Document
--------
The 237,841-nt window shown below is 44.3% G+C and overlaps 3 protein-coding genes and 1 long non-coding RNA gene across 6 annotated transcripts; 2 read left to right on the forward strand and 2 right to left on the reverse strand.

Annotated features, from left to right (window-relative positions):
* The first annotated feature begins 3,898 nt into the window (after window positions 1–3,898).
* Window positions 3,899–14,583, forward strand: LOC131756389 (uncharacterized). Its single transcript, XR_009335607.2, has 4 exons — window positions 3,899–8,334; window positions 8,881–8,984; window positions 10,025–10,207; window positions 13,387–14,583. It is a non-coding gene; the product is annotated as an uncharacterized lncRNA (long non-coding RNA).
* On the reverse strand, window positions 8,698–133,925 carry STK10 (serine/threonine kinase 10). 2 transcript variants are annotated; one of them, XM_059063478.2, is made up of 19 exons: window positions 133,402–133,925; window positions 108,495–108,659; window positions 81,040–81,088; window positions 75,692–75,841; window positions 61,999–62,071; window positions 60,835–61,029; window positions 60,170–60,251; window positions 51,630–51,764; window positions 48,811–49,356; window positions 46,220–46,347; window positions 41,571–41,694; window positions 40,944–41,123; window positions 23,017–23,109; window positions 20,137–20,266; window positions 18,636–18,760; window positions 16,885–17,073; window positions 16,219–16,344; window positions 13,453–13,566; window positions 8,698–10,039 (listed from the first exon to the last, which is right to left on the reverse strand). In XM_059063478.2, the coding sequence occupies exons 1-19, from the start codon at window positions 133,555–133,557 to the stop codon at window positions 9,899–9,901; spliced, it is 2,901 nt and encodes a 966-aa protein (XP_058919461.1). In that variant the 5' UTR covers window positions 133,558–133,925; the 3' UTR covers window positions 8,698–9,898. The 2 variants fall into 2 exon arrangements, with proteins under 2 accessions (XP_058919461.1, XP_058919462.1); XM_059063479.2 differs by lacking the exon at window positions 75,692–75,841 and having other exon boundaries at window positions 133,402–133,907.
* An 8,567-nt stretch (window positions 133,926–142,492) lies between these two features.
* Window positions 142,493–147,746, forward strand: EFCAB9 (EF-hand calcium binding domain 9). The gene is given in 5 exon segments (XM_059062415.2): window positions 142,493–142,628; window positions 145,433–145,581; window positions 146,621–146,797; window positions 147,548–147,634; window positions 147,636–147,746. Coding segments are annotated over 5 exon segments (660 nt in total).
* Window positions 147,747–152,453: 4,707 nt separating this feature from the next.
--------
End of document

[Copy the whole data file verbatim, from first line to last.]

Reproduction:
The 237,841-nt window shown below is 44.3% G+C and overlaps 3 protein-coding genes and 1 long non-coding RNA gene across 6 annotated transcripts; 2 read left to right on the forward strand and 2 right to left on the reverse strand.

Annotated features, from left to right (window-relative positions):
* The first annotated feature begins 3,898 nt into the window (after window positions 1–3,898).
* Window positions 3,899–14,583, forward strand: LOC131756389 (uncharacterized). Its single transcript, XR_009335607.2, has 4 exons — window positions 3,899–8,334; window positions 8,881–8,984; window positions 10,025–10,207; window positions 13,387–14,583. It is a non-coding gene; the product is annotated as an uncharacterized lncRNA (long non-coding RNA).
* On the reverse strand, window positions 8,698–133,925 carry STK10 (serine/threonine kinase 10). 2 transcript variants are annotated; one of them, XM_059063478.2, is made up of 19 exons: window positions 133,402–133,925; window positions 108,495–108,659; window positions 81,040–81,088; window positions 75,692–75,841; window positions 61,999–62,071; window positions 60,835–61,029; window positions 60,170–60,251; window positions 51,630–51,764; window positions 48,811–49,356; window positions 46,220–46,347; window positions 41,571–41,694; window positions 40,944–41,123; window positions 23,017–23,109; window positions 20,137–20,266; window positions 18,636–18,760; window positions 16,885–17,073; window positions 16,219–16,344; window positions 13,453–13,566; window positions 8,698–10,039 (listed from the first exon to the last, which is right to left on the reverse strand). In XM_059063478.2, the coding sequence occupies exons 1-19, from the start codon at window positions 133,555–133,557 to the stop codon at window positions 9,899–9,901; spliced, it is 2,901 nt and encodes a 966-aa protein (XP_058919461.1). In that variant the 5' UTR covers window positions 133,558–133,925; the 3' UTR covers window positions 8,698–9,898. The 2 variants fall into 2 exon arrangements, with proteins under 2 accessions (XP_058919461.1, XP_058919462.1); XM_059063479.2 differs by lacking the exon at window positions 75,692–75,841 and having other exon boundaries at window positions 133,402–133,907.
* An 8,567-nt stretch (window positions 133,926–142,492) lies between these two features.
* Window positions 142,493–147,746, forward strand: EFCAB9 (EF-hand calcium binding domain 9). The gene is given in 5 exon segments (XM_059062415.2): window positions 142,493–142,628; window positions 145,433–145,581; window positions 146,621–146,797; window positions 147,548–147,634; window positions 147,636–147,746. Coding segments are annotated over 5 exon segments (660 nt in total).
* Window positions 147,747–152,453: 4,707 nt separating this feature from the next.